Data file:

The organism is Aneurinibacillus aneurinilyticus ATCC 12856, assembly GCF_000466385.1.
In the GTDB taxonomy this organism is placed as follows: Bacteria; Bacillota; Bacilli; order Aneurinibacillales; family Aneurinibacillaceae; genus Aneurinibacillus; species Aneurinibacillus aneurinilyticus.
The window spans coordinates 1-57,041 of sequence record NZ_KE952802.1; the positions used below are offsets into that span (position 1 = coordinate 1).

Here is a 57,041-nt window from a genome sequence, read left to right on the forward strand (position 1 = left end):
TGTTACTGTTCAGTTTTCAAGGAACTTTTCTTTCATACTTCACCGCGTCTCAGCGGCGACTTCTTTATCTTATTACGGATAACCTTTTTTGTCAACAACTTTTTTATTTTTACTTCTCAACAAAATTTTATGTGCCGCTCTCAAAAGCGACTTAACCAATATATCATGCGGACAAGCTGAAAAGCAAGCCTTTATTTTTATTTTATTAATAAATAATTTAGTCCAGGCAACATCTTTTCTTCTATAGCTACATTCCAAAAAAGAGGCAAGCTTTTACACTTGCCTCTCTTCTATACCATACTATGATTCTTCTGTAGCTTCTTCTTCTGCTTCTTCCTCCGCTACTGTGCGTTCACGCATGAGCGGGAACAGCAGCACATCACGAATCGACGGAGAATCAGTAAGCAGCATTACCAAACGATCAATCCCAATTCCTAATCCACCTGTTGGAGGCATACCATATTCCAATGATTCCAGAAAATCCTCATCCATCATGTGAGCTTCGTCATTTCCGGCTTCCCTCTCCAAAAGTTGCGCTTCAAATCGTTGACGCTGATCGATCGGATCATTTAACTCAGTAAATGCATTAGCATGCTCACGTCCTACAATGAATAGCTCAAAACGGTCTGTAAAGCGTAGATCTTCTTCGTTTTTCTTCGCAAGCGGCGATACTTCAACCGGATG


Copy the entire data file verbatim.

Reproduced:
The organism is Aneurinibacillus aneurinilyticus ATCC 12856, assembly GCF_000466385.1.
In the GTDB taxonomy this organism is placed as follows: Bacteria; Bacillota; Bacilli; order Aneurinibacillales; family Aneurinibacillaceae; genus Aneurinibacillus; species Aneurinibacillus aneurinilyticus.
The window spans coordinates 1-57,041 of sequence record NZ_KE952802.1; the positions used below are offsets into that span (position 1 = coordinate 1).

Here is a 57,041-nt window from a genome sequence, read left to right on the forward strand (position 1 = left end):
TGTTACTGTTCAGTTTTCAAGGAACTTTTCTTTCATACTTCACCGCGTCTCAGCGGCGACTTCTTTATCTTATTACGGATAACCTTTTTTGTCAACAACTTTTTTATTTTTACTTCTCAACAAAATTTTATGTGCCGCTCTCAAAAGCGACTTAACCAATATATCATGCGGACAAGCTGAAAAGCAAGCCTTTATTTTTATTTTATTAATAAATAATTTAGTCCAGGCAACATCTTTTCTTCTATAGCTACATTCCAAAAAAGAGGCAAGCTTTTACACTTGCCTCTCTTCTATACCATACTATGATTCTTCTGTAGCTTCTTCTTCTGCTTCTTCCTCCGCTACTGTGCGTTCACGCATGAGCGGGAACAGCAGCACATCACGAATCGACGGAGAATCAGTAAGCAGCATTACCAAACGATCAATCCCAATTCCTAATCCACCTGTTGGAGGCATACCATATTCCAATGATTCCAGAAAATCCTCATCCATCATGTGAGCTTCGTCATTTCCGGCTTCCCTCTCCAAAAGTTGCGCTTCAAATCGTTGACGCTGATCGATCGGATCATTTAACTCAGTAAATGCATTAGCATGCTCACGTCCTACAATGAATAGCTCAAAACGGTCTGTAAAGCGTAGATCTTCTTCGTTTTTCTTCGCAAGCGGCGATACTTCAACCGGATG